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Sudan Tribune

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UN envoy says Darfur nearing ‘moment of truth’

July 8, 2007 (KHARTOUM) — The special United Nations envoy to Sudan Jan Eliasson said on Sunday that the “moment of truth” for the country’s war-torn western region of Darfur is imminent.

Jan Eliasson
Jan Eliasson
Together with his African Union (AU) counterpart Salim Ahmed Salim, Eliasson has been struggling for the past four years to bring the warring sides in Darfur together, and in an interview with AFP he outlined the key steps ahead.

“We are now on a daily contact with the movements and we hope that, by the (July 15) meeting in Tripoli… we will start what we call the pre-negotiation period” of shuttle diplomacy, the former Swedish foreign minister said.

The Tripoli meeting on Darfur, to which 13 countries have been invited, will mark the end of the “convergence” phase for initiatives put forward by various countries including Libya, Eritrea and Egypt to end the crisis.

In August, a shuttle process is planned between the various parties to bring the many rebel groups which have not yet signed up to a 2006 peace agreement to the table, Eliasson added.

“Then (UN) Secretary General Ban Ki-moon, who is deeply engaged in this matter, and AU Chairman Alpha Oumar Konare will decide if the moment is right for issuing invitations to negotiations.

“That’s the moment of truth for the parties to the conflict to see whether they are really ready to discuss peace in Darfur and not to continue the conflict,” he said.

The search for a peaceful solution to the conflict that erupted in 2003 has been complicated by the splintering of those rebel movements opposed to last year’s Abuja peace accord which was signed only by the Sudanese Liberation Movement (SLM) of Minni Minawi.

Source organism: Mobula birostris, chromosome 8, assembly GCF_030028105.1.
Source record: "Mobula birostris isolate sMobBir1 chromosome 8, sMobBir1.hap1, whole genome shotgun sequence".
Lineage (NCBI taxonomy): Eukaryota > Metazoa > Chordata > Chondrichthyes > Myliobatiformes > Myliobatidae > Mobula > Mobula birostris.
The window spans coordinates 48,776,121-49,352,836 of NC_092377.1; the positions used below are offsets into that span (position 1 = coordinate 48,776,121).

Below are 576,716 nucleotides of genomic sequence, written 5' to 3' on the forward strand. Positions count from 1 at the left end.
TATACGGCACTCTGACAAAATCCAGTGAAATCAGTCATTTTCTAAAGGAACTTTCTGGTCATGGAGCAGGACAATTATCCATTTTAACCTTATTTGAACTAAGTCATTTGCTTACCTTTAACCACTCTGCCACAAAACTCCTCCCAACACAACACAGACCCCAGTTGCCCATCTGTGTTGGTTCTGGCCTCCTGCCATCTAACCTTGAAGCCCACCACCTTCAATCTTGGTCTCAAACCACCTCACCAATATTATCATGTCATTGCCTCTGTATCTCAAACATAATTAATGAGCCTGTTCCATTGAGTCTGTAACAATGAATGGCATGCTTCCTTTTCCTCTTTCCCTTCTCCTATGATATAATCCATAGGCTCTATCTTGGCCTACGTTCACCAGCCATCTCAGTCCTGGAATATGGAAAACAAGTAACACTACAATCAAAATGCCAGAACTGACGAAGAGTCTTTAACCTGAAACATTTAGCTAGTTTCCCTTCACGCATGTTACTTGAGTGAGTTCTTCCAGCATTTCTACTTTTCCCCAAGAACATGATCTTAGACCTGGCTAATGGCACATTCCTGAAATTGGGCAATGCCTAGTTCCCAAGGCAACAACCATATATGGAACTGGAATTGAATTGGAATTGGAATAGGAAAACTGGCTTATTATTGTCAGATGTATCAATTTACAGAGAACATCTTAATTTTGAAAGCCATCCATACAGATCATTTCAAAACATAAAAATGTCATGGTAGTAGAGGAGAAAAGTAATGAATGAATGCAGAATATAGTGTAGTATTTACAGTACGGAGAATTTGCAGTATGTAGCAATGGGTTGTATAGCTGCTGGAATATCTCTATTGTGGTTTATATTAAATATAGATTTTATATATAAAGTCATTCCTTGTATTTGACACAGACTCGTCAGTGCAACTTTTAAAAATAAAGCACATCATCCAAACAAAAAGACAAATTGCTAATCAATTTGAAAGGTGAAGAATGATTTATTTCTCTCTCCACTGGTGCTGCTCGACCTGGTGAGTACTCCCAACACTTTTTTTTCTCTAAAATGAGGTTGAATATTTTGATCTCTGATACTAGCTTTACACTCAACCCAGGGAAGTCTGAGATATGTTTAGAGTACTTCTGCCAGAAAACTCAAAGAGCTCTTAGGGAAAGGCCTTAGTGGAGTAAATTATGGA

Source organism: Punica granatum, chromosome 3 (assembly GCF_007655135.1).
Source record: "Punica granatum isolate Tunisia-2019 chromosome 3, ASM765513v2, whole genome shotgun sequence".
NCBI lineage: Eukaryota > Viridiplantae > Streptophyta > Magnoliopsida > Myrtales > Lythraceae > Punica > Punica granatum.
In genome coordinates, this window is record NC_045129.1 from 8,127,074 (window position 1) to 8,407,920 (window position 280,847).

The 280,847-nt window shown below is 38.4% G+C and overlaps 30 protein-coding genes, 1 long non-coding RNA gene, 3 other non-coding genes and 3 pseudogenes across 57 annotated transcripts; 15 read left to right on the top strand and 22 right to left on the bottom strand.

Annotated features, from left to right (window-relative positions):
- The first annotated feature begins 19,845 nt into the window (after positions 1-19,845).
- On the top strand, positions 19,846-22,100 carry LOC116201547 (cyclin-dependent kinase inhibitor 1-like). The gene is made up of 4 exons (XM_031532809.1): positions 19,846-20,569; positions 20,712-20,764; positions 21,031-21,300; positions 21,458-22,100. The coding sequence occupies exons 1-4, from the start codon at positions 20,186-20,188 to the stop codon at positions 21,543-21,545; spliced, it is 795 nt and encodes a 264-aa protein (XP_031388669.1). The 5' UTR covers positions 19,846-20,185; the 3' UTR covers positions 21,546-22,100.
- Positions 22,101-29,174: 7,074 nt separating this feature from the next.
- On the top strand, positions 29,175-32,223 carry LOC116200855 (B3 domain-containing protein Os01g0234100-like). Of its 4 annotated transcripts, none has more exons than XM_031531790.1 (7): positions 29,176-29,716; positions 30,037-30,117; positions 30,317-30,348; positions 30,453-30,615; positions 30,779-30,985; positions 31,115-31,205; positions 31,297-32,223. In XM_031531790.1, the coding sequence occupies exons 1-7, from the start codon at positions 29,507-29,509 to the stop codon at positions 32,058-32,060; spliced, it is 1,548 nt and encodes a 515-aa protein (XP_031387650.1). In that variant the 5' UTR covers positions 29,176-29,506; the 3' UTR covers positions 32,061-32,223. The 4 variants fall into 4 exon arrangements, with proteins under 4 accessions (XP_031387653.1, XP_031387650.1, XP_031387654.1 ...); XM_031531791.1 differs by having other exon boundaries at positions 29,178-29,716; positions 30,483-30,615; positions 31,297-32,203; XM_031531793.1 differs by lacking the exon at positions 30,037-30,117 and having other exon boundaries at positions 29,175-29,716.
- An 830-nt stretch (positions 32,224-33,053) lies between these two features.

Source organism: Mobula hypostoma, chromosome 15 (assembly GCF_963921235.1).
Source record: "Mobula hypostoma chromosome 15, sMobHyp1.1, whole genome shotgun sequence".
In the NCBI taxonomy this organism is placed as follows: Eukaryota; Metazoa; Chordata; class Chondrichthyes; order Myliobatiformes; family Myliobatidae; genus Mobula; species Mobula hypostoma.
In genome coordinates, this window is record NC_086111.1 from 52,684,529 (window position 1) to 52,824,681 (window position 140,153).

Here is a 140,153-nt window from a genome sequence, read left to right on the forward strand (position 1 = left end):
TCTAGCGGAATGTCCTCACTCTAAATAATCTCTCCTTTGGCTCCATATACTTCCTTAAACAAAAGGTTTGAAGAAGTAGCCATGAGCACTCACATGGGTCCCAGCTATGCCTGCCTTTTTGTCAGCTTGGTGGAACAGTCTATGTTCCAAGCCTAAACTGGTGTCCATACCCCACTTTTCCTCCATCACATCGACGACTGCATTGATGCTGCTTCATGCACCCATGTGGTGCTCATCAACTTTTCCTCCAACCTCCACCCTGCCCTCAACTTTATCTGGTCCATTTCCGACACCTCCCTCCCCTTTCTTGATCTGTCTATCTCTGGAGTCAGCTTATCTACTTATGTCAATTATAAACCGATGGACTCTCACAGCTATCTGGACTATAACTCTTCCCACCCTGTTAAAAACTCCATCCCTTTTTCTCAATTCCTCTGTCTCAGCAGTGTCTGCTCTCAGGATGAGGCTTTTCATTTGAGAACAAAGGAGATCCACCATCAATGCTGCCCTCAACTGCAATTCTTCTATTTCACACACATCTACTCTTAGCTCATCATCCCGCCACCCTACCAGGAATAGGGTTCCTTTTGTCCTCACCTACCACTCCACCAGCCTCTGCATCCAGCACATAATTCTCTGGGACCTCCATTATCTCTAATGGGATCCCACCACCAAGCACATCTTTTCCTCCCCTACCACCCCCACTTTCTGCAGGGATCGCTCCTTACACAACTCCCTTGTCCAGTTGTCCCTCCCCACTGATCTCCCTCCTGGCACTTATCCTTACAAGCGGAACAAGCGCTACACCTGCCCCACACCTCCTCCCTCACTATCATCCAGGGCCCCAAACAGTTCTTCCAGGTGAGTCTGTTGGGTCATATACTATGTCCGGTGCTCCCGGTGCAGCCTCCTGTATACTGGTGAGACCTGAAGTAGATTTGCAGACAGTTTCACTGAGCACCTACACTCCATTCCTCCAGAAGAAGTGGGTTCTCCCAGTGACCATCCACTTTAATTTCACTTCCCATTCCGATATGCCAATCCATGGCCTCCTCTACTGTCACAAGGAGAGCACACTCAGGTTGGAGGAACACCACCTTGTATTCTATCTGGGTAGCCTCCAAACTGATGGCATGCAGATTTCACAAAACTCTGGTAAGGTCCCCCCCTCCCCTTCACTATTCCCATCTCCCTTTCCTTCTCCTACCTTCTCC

Eliasson, however, maintained that he and his fellow negotiators are in contact with most of the rebel movements, as well as with the Sudanese government which he said had confirmed to him the impossibility of a military solution after more than four years of what Washington has called “genocide.”

The Tripoli meeting involving 11 regional countries, the United States and the European Union will be a key step in the international organisations’ efforts to solve the festering crisis.

Eliasson emphasised that the international community “is tired of paying for something which I can compare to an infected wound,” which costs 700 million dollars in humanitarian aid annually.

He said that money could be better used for development projects to “make life better for the people of Darfur.”

According to UN estimates, more than 200,000 people have died in Darfur over the past four years and some two million have been displaced.

Eliasson’s efforts have been bolstered by Saturday’s arrival of his AU counterpart who will continue talks with officials, and who he said has an identical vision for peace in Darfur.

“There’s not a shade of difference between us,” he said.

Now the veteran diplomat’s message to those involved in the peace process is to get serious and prepare for real progress in the long-running crisis.

“Get ready for negotiations, prepare for negotiations and to all others… try now to coordinate all initiatives,” Eliasson added.